• Demonstrate knowledge about recognized experts in area
          • Evaluate and critique research articles
          • Identify, evaluate, and draw logical conclusions from theory and available data in relation to questions of practice
        • Evaluation: Practice decisions are based on current research and theory
      • Assistant to a research investigator
        • Roles and functions:
          • Carry out specified research functions as an assistant to an investigator
        • Competencies
          • All competencies listed under Entry Level OTA Practice
          • Reflect on the data and its meaning: reasoning about which aspects of the data collection process contributed to the results
        • Evaluation
          • Demonstrate the ability to report competently on the research that was conducted
      • Beginning research investigator
        • Roles and functions
          • Demonstrate the ability to design and implement beginning research studies that evaluate clinical practice and service delivery
        • Competencies
          • Develop the basic skills necessary to conduct practice-related research studies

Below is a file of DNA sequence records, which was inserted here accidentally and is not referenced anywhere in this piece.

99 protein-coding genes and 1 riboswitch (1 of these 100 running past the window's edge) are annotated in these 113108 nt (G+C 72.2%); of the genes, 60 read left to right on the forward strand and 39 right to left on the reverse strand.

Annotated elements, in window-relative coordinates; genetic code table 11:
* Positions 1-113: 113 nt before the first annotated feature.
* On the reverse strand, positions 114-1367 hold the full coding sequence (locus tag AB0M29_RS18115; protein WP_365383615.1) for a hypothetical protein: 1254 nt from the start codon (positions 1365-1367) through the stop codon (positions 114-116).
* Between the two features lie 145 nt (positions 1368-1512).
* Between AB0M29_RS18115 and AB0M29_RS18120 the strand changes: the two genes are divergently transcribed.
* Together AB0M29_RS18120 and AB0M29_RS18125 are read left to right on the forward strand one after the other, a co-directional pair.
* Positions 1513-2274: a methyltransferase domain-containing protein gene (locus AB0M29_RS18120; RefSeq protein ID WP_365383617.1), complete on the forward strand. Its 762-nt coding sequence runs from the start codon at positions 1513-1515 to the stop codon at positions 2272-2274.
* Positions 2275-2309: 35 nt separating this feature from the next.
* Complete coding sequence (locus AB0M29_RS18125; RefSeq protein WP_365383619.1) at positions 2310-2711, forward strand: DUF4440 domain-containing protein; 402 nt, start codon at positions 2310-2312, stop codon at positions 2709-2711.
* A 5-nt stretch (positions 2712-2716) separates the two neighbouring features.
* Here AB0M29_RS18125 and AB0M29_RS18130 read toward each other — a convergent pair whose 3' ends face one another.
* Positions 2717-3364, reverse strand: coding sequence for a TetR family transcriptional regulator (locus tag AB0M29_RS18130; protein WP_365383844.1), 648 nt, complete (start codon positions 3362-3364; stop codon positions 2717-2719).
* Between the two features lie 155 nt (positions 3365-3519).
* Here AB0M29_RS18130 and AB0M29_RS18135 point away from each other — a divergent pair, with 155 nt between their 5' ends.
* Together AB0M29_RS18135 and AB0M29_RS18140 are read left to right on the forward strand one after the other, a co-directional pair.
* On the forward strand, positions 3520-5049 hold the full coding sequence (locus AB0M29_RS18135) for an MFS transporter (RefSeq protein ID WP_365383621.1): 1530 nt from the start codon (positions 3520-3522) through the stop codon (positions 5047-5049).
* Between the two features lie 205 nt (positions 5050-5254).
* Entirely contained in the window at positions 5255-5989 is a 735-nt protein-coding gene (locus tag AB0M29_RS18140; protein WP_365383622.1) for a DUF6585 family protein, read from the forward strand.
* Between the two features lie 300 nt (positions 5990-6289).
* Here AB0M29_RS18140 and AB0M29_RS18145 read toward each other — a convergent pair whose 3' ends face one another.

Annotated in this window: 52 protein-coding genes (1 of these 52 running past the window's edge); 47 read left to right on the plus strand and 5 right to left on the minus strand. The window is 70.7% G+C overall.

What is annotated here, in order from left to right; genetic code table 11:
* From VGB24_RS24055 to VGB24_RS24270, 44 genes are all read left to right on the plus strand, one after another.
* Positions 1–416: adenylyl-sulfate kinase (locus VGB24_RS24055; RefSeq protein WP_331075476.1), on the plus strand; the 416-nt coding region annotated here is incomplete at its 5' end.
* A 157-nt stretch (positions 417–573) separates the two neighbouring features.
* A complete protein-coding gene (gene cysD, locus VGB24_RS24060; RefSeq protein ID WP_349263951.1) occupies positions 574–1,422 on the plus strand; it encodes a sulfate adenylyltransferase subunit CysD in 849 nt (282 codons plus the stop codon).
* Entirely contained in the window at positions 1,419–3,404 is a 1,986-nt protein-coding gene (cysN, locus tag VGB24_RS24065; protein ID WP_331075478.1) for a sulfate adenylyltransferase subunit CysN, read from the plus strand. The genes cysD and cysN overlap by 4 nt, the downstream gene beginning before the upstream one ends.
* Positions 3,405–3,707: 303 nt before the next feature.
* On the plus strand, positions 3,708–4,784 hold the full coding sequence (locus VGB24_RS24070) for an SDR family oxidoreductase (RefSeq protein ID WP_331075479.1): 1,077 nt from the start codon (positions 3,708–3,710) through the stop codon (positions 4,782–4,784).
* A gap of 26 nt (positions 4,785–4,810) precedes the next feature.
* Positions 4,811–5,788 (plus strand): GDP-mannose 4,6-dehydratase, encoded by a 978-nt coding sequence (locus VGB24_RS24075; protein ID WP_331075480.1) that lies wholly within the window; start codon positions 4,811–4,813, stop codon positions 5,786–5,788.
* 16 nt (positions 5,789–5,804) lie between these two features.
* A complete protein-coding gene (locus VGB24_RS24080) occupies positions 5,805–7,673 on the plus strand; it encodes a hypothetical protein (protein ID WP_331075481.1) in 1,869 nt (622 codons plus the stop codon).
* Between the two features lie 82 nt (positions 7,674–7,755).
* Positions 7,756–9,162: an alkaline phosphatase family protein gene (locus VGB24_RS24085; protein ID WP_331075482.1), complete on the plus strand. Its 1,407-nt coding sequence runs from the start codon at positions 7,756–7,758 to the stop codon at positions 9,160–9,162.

• Know how to consult with an experienced researcher in relationship to research design and data analysis
          • Develop the basic skills required for the publication of research reports
          • Develop a basic understanding of securing grants
        • Evaluation
          • Change clinical practice based on outcome studies and other research
    4. Advanced professional practice: This level typically follows post-professional education in OT or masters degree in a related field. Three major roles are applicable at this level: Master clinician/clinical educator/manager, administrator, academic educator.
      • Master Clinician / Clinical educator / Manager
        • Roles and functions
          • Teach or guide others about the implications of research for practice
          • Evaluate outcomes of clinical programs
        • Competencies
          • Present research-based reports or summaries at regional and national conferences
          • Publish in newsletters and professional journals
          • Design outcome research and/or program evaluation studies
        • Evaluation
          • Change clinical practice based on outcome studies or other relevant research
          • Supervisees increase research competencies